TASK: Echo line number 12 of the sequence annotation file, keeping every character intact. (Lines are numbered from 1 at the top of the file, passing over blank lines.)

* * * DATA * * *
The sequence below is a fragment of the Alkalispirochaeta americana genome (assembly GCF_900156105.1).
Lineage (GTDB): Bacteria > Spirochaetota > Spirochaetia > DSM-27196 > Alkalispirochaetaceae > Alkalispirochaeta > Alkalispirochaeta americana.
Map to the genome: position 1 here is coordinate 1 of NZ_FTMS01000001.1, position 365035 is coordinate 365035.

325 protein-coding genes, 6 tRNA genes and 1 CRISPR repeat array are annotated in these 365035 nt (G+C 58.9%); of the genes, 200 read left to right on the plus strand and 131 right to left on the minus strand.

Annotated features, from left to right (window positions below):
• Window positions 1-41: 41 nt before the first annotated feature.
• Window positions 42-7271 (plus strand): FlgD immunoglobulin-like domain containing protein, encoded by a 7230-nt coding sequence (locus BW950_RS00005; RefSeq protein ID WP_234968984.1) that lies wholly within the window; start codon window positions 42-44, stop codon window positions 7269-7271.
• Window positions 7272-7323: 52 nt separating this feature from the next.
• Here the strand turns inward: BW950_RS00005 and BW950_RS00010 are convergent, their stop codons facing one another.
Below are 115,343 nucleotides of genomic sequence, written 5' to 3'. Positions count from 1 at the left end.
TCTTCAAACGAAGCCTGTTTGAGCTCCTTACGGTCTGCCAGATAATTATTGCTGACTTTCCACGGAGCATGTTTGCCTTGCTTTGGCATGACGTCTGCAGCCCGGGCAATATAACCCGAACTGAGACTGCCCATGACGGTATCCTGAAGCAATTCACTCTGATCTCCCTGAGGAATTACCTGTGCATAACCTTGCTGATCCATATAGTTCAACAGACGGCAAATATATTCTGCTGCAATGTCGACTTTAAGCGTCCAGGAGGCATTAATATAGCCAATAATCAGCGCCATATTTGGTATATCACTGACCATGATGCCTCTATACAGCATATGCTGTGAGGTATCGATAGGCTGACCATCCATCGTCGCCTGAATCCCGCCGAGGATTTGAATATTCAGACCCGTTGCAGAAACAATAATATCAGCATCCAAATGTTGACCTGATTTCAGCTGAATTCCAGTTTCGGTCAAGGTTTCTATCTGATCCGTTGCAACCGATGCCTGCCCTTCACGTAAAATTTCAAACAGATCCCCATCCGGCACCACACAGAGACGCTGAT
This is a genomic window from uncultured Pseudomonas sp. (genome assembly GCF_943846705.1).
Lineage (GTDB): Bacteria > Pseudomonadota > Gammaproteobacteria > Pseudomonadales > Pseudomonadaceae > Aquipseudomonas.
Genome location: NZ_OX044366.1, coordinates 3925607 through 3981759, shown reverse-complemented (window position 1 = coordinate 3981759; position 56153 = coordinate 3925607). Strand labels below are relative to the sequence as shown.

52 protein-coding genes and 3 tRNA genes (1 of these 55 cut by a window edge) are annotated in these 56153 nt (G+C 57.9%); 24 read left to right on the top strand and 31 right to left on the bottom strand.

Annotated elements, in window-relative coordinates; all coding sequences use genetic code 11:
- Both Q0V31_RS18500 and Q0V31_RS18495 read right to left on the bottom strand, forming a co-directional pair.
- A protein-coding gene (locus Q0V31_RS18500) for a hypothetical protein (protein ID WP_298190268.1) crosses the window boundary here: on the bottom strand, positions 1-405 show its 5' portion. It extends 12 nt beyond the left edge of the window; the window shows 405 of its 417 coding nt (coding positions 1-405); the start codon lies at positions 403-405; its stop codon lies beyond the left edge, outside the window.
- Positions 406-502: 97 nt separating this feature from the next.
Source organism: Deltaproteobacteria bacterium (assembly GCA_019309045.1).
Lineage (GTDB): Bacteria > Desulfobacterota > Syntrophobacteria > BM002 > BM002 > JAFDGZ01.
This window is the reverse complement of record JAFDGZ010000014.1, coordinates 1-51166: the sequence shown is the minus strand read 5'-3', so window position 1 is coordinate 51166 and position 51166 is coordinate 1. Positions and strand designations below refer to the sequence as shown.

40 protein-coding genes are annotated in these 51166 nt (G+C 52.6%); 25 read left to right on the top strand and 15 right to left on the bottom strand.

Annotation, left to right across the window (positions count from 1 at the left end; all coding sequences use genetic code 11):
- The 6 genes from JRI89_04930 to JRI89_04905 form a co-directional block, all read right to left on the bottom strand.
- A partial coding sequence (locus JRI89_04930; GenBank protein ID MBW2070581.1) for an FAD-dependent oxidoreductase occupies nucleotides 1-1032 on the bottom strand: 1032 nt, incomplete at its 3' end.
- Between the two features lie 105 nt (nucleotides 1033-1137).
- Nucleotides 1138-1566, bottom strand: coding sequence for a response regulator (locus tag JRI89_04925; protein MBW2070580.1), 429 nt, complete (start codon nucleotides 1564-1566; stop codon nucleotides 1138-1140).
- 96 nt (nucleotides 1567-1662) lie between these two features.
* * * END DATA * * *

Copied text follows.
This is a genomic window from uncultured Pseudomonas sp. (genome assembly GCF_943846705.1).